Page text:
The Rhythm of the Year*

First year is universally challenging to students. Understanding what your student may be experiencing can help you be an effective support person. While no two students will experience first year in exactly the same way, there are predictable ups and downs:

September

  • Students in a Lecture

    homesickness/loneliness
  • excitement
  • doubts about choice of school
  • tendency to test new limits and boundaries
  • for new students, frequent calls/visits home
  • anxiety about roommates/peers
  • anxiety about professors
  • anxiety about intellectual competency
  • first round of tests/assignments at end of month
  • anxiety/conscious about financial situation

October

  • roommate problems begin to arise
  • concerns about social climate (“Do I fit in here?”)
  • struggling with intellectual competency
  • first marks may be returned
  • midterm exams beginning
  • relationships from home still going strong
  • receiving pressure and expectations to perform well from home

November

  • Midterms grades returned
  • roommate problems getting more serious
  • lots of exams/papers due
  • pressure building re: course work
  • feelings of incompetency set in/or a sense things will be okay
  • stress levels high

December

  • anxiety about going home for holidays surface
  • anxiety/sleeplessness regarding preparation for finals
  • sadness about leaving new relationships
  • for first-year students, anxiety over next term classes
  • feelings of missing out on holiday fun due to studying, exams, sense of being cheated

January

  • disappointment/excitement regarding first term grades
  • seeing this as a time to make a ‘fresh start’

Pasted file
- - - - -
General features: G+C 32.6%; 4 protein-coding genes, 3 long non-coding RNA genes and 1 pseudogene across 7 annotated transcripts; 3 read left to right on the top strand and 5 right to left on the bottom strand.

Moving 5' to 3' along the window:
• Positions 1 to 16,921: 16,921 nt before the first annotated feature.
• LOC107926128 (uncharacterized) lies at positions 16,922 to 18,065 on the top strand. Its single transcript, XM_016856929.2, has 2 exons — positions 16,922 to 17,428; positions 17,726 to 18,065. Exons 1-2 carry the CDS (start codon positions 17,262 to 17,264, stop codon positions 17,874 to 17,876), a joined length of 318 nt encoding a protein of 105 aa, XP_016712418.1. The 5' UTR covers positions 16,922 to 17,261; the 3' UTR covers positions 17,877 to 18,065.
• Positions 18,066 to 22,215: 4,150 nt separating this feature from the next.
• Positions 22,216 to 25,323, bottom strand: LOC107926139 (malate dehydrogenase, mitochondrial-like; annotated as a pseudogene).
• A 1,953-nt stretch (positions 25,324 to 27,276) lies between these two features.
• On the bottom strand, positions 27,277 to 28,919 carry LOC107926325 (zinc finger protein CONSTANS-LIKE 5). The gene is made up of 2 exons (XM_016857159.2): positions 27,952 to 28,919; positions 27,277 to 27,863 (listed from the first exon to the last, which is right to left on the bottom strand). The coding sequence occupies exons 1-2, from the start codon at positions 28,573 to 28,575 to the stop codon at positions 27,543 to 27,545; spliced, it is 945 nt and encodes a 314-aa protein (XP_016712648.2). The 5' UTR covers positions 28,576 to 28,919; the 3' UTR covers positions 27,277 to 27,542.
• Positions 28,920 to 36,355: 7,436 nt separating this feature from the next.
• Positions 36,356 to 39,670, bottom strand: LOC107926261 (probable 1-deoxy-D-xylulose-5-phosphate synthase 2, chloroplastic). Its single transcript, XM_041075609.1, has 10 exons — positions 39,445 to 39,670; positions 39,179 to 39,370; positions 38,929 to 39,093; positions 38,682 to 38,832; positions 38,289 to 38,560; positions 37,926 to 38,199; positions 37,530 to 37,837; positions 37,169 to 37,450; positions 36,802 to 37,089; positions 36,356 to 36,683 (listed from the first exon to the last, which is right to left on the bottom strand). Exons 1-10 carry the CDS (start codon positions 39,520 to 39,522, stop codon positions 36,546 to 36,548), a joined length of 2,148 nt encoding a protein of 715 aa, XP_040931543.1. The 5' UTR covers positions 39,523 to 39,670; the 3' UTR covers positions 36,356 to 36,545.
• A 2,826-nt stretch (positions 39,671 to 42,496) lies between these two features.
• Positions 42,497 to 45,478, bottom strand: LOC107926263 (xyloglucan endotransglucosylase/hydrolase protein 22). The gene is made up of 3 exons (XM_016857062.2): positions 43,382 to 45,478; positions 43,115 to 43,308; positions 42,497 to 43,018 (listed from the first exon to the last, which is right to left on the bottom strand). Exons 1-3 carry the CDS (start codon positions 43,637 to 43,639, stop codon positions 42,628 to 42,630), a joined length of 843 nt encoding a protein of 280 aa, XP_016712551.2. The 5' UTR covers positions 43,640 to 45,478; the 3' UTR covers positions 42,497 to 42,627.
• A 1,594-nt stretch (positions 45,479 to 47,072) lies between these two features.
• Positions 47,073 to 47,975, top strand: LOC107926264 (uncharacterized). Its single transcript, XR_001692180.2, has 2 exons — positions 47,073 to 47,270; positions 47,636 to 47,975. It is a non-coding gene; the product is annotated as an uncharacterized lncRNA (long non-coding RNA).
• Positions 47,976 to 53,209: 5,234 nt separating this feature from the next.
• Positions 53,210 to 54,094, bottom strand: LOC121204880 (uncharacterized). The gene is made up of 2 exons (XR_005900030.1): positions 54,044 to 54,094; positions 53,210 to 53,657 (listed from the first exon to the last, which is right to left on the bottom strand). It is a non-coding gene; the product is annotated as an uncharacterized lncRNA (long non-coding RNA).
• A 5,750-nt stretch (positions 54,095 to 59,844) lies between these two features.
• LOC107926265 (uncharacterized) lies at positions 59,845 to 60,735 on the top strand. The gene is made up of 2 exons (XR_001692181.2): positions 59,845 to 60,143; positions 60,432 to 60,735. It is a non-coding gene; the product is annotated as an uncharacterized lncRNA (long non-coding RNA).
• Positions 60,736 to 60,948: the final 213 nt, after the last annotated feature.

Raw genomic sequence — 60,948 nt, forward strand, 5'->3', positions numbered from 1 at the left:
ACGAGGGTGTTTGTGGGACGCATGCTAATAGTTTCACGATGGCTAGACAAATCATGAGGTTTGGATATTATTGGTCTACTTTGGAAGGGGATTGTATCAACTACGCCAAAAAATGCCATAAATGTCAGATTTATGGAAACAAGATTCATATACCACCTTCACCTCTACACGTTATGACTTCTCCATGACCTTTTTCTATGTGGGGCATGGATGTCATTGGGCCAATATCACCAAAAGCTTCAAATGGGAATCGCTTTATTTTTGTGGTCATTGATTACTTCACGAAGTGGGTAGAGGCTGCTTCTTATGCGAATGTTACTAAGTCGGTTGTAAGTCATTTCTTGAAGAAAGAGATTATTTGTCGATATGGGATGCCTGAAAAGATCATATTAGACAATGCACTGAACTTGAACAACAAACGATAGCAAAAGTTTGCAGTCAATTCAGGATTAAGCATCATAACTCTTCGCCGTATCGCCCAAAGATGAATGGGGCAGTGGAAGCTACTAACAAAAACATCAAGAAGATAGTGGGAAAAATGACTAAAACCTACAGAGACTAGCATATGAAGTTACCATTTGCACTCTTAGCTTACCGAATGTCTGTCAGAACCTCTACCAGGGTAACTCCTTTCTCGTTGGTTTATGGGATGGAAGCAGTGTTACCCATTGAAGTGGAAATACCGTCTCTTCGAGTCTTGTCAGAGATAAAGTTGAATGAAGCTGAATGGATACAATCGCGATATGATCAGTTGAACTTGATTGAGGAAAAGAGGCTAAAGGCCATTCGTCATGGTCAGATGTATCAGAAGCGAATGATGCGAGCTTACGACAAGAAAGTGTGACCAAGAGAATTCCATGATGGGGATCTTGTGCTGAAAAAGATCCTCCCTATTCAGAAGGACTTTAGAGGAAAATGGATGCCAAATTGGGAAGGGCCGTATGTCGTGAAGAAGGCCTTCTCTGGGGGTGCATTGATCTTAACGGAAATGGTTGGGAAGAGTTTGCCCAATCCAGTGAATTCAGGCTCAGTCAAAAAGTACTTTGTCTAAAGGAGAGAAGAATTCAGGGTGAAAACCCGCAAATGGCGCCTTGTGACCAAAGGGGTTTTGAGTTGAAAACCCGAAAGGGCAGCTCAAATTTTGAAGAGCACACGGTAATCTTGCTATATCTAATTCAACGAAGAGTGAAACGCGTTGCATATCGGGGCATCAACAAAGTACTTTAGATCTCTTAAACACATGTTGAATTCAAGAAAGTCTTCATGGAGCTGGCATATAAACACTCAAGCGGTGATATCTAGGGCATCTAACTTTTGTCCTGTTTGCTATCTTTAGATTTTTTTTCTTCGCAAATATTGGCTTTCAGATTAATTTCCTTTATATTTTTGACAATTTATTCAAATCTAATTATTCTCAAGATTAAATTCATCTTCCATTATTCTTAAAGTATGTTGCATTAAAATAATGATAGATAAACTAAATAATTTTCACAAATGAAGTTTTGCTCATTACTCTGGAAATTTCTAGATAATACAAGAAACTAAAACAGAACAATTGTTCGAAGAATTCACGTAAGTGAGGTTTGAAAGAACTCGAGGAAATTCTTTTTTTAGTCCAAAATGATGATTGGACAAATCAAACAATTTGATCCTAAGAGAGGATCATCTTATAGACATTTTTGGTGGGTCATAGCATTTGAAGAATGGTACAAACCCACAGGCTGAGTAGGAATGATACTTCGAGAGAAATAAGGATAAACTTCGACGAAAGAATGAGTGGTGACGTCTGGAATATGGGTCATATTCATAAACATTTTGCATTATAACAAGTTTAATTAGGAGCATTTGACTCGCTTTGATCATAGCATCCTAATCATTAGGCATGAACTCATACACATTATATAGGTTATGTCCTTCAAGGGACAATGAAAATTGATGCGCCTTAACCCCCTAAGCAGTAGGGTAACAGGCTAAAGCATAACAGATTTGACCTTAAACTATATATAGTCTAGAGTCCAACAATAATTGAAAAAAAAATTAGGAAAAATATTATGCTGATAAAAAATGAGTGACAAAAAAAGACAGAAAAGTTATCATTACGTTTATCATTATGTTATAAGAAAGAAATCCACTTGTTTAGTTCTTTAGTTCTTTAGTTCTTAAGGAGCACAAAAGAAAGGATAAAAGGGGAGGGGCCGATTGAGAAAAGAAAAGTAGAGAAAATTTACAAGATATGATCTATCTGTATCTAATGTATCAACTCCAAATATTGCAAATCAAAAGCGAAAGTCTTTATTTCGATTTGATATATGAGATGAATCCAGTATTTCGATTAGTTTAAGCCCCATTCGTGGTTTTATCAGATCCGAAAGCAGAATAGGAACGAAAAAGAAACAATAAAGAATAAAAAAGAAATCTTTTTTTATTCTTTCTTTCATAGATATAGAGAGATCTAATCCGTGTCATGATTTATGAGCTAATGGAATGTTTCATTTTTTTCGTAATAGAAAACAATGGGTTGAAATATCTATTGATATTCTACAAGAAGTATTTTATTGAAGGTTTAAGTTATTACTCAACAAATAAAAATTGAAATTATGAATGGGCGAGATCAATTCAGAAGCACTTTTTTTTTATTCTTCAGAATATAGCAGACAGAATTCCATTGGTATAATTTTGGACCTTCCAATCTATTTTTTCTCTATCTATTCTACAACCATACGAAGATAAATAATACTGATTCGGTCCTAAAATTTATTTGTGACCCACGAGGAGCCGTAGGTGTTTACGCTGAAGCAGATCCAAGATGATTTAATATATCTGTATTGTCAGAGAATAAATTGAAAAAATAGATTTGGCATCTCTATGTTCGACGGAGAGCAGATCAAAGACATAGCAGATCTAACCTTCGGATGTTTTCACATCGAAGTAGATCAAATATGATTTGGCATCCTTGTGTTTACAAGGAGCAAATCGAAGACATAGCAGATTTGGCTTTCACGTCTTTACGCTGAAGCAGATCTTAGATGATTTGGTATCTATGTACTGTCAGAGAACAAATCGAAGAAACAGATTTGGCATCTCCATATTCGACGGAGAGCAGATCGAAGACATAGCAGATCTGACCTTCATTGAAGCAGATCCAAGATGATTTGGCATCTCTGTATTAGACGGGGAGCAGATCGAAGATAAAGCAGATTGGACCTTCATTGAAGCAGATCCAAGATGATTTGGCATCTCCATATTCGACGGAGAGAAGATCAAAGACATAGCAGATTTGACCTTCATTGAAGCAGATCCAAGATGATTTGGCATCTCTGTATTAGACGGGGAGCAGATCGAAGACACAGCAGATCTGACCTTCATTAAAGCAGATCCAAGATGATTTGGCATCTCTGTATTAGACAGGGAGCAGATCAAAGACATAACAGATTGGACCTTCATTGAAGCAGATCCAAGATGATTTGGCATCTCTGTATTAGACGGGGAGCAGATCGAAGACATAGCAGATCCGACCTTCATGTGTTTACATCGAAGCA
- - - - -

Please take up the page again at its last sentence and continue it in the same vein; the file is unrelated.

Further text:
• relief at being away from home/back at school
  • loneliness for relationships back home
  • homesickness

February

  • feelings of claustrophobia - campus is getting ‘smaller’; weather is affecting moods, etc.
  • tempers short, tension level quite high
  • increase in alcohol substance abuse
  • breakup of relationships back home

March

  • anxiety begins over choosing/finding roommate(s) for the following academic year
  • disappointment on the part of those students who can’t afford to travel over spring break
  • anxiety over midterm exams
  • focus on body image
  • nervousness over registering for courses

April

  • excitement over arrival of fine weather and term ending
  • panic over not finding a roommate(s)/of being abandoned
  • end of term pressure begins
  • for graduating students, the feelings surrounding separation issues become intense
  • anxiety over final exams
  • apprehension about returning home for the summer
  • sadness over losing touch with new friends
  • sadness over losing contact with relationship

Throughout the entire year

  • anxious about what they will do when they are done university
  • anxious about finances
  • anxious about intellectual ability
  • missing birthday celebrations at home (theirs and others)
  • missing holiday celebrations at home (including Rosh Hashanah, Yom Kippur, Thanksgiving, Passover, Easter etc)
  • missing special family-specific traditions
  • feeling left out of decision making regarding family matters, important or not (e.g.: buying a car, getting a new pet, home renovations, etc.).

*From The Rhythm of the Academic Year, Austin and Sousa, 1991; Chickering and Reisser, 1993.